If you find that you or someone you care about is consistently in a low mood, lashing out or doesn’t know how to start making changes, speak to your primary care giver, or contact your Employee Family Assistance Program for options available to you. You are not alone.
- Abbott, A. (2021, February 3) COVID’s mental-health toll: how scientists are tracking a surge in depression. Retrieved on June 22, 2021 from
- Savage, M. (2020, October 28) Coronavirus: the possible long-term mental health impacts. Retrieved on June 23, 2021 from https://www.bbc.com/worklife/article/20201021-coronavirus-the-possible-long-term-mental-health-impacts
- Cedars Sinai. (2020, November 24) Long-term impacts of COVID-19: your mental health. Retrieved on July 7, 2021 from https://www.cedars-sinai.org/newsroom/long-term-impacts-of-covid-19-your-mental-health/
- Queen, D. and K. Harding. (2020, July 6) Societal pandemic burnout: a COVID legacy. Retrieved on June 23, 2021 from https://onlinelibrary.wiley.com/doi/full/10.1111/iwj.13441
- Beheshti, N. (2021, March 11) Is pandemic burnout draining your motivation and energy? Here’s how we can all promote recovery. Retrieved on June 23, 2021 from https://www.forbes.com/sites/nazbeheshti/2021/03/11/is-pandemic-burnout-draining-your-motivation-and-energy-heres-how-we-can-all-promote-recovery/?sh=5b3e41b91c02
- Sharma, M.K., et al. Digital burnout: COVID-19 lockdown mediates excessive technology use stress. WorldSoc Psychiatry. 2020: 2:171-2. Retrieved on June 24, 2021 from https://www.researchgate.net/publication/343724873_Digital_Burnout_COVID-19_Lockdown_Mediates_Excessive_Technology_Use_Stress
- Dungca, N., J. Abelson, M. Berman, J. Sullivan. (2020, June 8) A dozen high-profile fatal encounters that have galvanized protests nationwide. Retrieved on July 6, 2021 from https://www.washingtonpost.com/investigations/a-dozen-high-profile-fatal-encounters-that-have-galvanized-protests-nationwide/2020/06/08/4fdbfc9c-a72f-11ea-b473-04905b1af82b_story.html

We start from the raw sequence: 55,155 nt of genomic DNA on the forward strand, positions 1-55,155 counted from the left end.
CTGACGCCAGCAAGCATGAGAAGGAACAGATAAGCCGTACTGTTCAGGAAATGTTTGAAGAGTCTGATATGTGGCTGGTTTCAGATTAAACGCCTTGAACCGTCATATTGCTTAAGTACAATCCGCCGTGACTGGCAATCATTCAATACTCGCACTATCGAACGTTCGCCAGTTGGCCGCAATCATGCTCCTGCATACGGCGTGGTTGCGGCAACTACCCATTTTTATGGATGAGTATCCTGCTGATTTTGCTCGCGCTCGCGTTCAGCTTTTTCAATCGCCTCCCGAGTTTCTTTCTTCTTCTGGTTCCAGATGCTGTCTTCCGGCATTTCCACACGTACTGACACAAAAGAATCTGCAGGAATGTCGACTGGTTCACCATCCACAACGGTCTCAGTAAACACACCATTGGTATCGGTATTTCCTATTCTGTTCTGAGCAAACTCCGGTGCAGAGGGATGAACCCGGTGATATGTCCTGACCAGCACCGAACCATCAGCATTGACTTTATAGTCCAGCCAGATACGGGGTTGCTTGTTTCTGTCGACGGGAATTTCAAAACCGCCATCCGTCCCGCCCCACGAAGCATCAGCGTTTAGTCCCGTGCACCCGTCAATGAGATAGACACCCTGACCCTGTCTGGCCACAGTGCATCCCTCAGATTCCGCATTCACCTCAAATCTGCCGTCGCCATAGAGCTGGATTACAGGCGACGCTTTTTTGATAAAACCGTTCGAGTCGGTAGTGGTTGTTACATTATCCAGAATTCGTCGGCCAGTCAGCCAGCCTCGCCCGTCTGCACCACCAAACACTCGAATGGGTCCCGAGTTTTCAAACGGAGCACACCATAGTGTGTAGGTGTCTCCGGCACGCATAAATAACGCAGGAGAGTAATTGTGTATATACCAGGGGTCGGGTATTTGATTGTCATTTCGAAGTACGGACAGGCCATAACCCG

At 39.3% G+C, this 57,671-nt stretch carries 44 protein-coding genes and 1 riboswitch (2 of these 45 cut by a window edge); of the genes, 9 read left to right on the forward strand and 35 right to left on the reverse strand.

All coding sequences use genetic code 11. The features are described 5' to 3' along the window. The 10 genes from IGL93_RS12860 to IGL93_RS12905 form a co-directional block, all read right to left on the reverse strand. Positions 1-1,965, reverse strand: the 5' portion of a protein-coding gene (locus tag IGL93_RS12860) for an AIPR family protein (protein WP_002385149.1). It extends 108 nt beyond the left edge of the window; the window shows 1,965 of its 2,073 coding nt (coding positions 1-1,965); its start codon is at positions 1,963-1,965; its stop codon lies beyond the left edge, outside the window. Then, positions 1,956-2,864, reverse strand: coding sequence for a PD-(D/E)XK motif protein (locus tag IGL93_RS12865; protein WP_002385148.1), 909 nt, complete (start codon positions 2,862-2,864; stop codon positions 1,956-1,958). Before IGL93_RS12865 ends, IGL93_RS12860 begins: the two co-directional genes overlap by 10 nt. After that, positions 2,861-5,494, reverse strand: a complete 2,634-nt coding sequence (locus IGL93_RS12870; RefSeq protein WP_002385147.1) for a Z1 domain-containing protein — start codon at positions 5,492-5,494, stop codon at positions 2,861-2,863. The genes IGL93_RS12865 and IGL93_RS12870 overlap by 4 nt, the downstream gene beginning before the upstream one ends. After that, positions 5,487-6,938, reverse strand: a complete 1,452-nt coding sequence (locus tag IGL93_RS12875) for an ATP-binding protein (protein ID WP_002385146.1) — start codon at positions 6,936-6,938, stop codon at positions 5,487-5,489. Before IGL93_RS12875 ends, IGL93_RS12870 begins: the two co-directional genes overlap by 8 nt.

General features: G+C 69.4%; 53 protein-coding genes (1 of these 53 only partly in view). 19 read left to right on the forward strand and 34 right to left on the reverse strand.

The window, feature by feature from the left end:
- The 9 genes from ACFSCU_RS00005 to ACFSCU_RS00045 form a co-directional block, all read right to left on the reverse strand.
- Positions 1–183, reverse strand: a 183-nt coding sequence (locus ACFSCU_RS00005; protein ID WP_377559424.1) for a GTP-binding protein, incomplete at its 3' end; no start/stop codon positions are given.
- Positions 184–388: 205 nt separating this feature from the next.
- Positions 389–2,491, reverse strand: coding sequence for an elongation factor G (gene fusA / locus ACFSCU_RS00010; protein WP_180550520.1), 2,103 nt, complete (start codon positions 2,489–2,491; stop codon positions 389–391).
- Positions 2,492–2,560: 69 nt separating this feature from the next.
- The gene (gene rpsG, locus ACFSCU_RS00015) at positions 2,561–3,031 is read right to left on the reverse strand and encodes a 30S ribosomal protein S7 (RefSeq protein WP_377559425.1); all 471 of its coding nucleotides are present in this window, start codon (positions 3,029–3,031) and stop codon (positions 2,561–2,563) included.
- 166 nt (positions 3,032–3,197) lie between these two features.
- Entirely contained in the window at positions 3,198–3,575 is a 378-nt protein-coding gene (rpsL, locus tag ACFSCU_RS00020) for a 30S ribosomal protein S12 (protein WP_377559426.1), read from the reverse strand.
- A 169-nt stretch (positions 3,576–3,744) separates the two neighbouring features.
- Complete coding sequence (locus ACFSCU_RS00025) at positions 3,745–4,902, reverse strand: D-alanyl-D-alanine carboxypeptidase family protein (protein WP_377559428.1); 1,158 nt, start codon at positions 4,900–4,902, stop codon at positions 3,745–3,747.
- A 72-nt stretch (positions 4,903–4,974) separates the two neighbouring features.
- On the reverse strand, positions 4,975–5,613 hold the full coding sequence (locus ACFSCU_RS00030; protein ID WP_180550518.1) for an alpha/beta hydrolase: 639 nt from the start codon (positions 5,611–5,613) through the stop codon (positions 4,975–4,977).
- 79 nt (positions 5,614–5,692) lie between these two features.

- Baum, K.B., I. Semeniuk, M. McClearn. (2021, July 1) B.C.s heat wave and fires were driven by climate change, and they won’t be the last. What must we do next? Globe and Mail. Retrieved on July 7, 2021 from https://www.theglobeandmail.com/canada/article-western-canadas-deadly-heat-wave-is-driven-by-climate-change-will-it/
- WHO. (2018, March 30) Mental health: strengthening our response. Retrieved on June 22, 2021 from https://www.who.int/news-room/fact-sheets/detail/mental-health-strengthening-our-response
- CDC. (n.d.) Learn about mental health. Retrieved on June 22, 2021 from https://www.cdc.gov/mentalhealth/learn/index.htm
- Mayo Clinic. Mental illness. Retrieved on July 6, 2021 from https://www.mayoclinic.org/diseases-conditions/mental-illness/symptoms-causes/syc-20374968
- Cedars-Sinai. (2020, November 24) Long-term impacts of COVID-19: your mental health. Retrieved on July 7, 2021 from https://www.cedars-sinai.org/newsroom/long-term-impacts-of-covid-19-your-mental-health/